Every year based on the exam and history he pulls up the actuarial stats for me. Am I in the “median expectancy of 85” group or the “you’ll be doing well to make 70” group? So far, I’m still pushing out the horizon — which is what you’d expect as long as nothing changes. I’ll push it out faster if I can lose 40 or 50 pounds, but otherwise good.

    We talked about the fundamentally statistical nature of all the rules, though, and if my blood chemistry starts to trend in the wrong direction, pushing the actuarials down, he’s going to have a Hell of a handle to get me to kick up the weight control several notches — and $HERSELF will cut me no slack at all.

  2. “A recent Op-Ed piece in the NYT gives a distorted view…” Yay! Ross Douthat deconstruction! Oh, wait.. there’s another one?!

    Dr Welch doesn’t look old enough to have been steeped in the uneducated suspicion and early 1900s medical technology ineffectiveness that informed my grandparents’ sketchy medical decisions, but his reasoning sounds an awful lot like theirs.

    Do clerics prescribe birth control now? Did anyone tell Santorum et. al.? He would be outraged by this news.

    If I don’t go to the doctor for birth control, and later don’t go for a pregnancy test, does that mean I’m magically not pregnant? Read the cookbook laydeez! Put a biscuit between your knees.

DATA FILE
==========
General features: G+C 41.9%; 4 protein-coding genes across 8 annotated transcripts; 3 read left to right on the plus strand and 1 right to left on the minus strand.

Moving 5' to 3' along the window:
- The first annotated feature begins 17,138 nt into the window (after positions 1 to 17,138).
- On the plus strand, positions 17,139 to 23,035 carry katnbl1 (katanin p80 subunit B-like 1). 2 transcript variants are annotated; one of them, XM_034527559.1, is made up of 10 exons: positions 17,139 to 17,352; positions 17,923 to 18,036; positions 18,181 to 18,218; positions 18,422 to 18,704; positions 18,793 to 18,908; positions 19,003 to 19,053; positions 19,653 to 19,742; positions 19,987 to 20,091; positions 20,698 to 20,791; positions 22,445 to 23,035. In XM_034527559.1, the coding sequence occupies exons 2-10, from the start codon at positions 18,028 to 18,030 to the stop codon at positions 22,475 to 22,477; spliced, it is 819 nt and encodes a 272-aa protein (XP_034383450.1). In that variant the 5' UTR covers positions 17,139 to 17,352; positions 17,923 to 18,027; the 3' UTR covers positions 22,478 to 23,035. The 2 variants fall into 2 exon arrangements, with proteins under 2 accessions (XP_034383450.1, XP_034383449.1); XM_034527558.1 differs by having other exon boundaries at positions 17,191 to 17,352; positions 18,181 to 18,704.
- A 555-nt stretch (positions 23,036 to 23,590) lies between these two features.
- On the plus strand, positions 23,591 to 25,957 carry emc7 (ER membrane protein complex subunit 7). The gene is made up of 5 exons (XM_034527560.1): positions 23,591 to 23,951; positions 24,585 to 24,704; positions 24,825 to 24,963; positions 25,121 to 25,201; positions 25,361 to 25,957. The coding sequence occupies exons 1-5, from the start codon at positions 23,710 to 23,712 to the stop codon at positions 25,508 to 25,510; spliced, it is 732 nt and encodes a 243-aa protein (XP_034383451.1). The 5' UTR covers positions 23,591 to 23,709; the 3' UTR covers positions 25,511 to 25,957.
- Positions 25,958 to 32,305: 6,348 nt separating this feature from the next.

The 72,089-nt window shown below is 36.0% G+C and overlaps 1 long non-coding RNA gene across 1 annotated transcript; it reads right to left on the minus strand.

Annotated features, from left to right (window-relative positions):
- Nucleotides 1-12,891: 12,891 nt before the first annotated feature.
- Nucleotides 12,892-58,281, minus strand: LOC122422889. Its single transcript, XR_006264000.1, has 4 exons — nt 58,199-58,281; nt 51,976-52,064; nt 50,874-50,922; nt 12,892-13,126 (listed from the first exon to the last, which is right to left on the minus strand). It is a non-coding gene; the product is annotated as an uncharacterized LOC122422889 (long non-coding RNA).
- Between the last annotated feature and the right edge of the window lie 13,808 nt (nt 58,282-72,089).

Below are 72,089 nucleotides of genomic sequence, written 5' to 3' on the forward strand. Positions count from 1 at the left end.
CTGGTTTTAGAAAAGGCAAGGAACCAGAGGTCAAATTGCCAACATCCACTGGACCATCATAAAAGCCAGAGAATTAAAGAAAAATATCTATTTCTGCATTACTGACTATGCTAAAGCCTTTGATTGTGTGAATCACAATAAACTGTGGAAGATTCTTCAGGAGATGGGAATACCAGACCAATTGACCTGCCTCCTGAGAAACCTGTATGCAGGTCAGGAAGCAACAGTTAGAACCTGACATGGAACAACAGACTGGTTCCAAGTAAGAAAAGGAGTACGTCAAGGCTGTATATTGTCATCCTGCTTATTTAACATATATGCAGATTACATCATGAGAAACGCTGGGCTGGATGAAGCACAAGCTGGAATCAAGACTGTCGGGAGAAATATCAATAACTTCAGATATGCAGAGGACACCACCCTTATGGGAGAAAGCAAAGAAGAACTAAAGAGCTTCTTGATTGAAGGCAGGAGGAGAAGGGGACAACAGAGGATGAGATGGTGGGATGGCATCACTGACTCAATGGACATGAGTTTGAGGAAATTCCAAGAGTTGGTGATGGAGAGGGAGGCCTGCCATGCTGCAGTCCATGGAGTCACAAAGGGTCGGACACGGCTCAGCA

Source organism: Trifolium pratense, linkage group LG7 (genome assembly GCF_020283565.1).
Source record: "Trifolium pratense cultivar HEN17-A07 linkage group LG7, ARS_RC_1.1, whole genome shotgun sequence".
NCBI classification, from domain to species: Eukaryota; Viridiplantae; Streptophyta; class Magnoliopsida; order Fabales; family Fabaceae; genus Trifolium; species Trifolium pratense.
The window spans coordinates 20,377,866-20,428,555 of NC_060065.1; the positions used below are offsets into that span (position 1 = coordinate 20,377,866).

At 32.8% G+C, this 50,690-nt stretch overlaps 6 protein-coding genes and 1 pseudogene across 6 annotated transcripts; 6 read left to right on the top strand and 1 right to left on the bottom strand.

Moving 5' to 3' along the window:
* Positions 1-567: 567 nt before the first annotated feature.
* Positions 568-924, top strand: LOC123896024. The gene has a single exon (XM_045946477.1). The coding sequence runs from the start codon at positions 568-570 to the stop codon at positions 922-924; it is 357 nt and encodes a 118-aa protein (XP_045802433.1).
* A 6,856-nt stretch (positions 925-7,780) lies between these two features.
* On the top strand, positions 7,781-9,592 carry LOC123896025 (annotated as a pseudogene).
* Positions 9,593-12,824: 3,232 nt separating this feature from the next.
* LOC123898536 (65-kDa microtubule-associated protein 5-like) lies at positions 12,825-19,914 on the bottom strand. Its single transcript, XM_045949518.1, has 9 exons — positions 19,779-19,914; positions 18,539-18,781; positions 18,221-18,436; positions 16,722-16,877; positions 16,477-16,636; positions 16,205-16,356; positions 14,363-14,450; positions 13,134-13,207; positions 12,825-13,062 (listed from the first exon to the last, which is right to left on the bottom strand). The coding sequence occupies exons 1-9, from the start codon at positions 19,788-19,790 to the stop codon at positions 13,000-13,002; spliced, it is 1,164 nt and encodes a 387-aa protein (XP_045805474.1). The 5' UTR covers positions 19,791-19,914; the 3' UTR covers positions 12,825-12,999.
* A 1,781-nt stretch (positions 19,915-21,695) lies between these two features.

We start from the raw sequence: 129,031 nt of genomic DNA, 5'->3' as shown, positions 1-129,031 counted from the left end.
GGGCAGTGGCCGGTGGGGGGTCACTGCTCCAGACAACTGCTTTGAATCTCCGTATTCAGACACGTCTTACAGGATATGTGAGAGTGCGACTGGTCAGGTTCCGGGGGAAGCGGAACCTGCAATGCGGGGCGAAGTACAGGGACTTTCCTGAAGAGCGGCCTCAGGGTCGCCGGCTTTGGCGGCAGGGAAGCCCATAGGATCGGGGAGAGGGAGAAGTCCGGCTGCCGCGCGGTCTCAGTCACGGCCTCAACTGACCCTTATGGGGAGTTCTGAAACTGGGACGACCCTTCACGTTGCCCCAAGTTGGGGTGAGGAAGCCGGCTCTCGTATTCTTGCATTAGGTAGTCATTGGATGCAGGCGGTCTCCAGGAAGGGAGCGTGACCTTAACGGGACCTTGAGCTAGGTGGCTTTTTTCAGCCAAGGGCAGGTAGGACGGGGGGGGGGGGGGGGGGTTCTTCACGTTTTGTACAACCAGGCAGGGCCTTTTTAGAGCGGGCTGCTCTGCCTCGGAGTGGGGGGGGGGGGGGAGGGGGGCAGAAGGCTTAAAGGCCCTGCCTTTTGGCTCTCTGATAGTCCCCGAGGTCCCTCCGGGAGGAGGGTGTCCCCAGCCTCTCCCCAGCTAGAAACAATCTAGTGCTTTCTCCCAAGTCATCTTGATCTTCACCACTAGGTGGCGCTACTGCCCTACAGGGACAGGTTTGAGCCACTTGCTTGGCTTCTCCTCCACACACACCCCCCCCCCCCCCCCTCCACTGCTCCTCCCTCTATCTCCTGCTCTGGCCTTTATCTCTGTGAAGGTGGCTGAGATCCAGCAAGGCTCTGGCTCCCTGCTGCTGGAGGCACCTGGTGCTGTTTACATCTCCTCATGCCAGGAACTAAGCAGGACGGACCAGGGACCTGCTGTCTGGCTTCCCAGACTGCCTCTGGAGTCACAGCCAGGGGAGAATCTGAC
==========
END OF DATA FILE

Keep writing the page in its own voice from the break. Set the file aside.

I’m a little tired of men telling me not to see my doctor….

  3. Sorry. I thought I was done, but I’m not.

    When I take my kids in for well-cild checks (and vaccinations!) I run the risk that their pediatrician will detect some serious problem early enough to actually treat it? Is this supposed to be a bad thing?

    • Chris

       /  March 19, 2012

      I hope not. I brought my then fourteen year old son in for a tetanus booster and well child check up. The family doctor heard a heart murmur, and then ordered an echocardiogram.

      It turned out that his heart muscle had grown abnormally, and he had hypertrophic cardiomyopathy. It is life threatening, one of the most common causes of sudden cardiac deaths in young people. A twelve year old died of it suddenly during a track meet just the week before in a nearby community.

      For nine years he did okay with medication, but it has gotten worse. We are waiting for the hospital to tell us when his surgery can be scheduled.

  4. Vicki

     /  March 21, 2012

    Even if it’s my job to keep myself healthy, how does this person expect me to know what I need to do? I can’t glance in the mirror and know what my blood sugar is like. Yes, we can check our own blood pressure—that it’s a free service at the local drugstore, or I can buy a home monitor, doesn’t mean it’s not a medical test.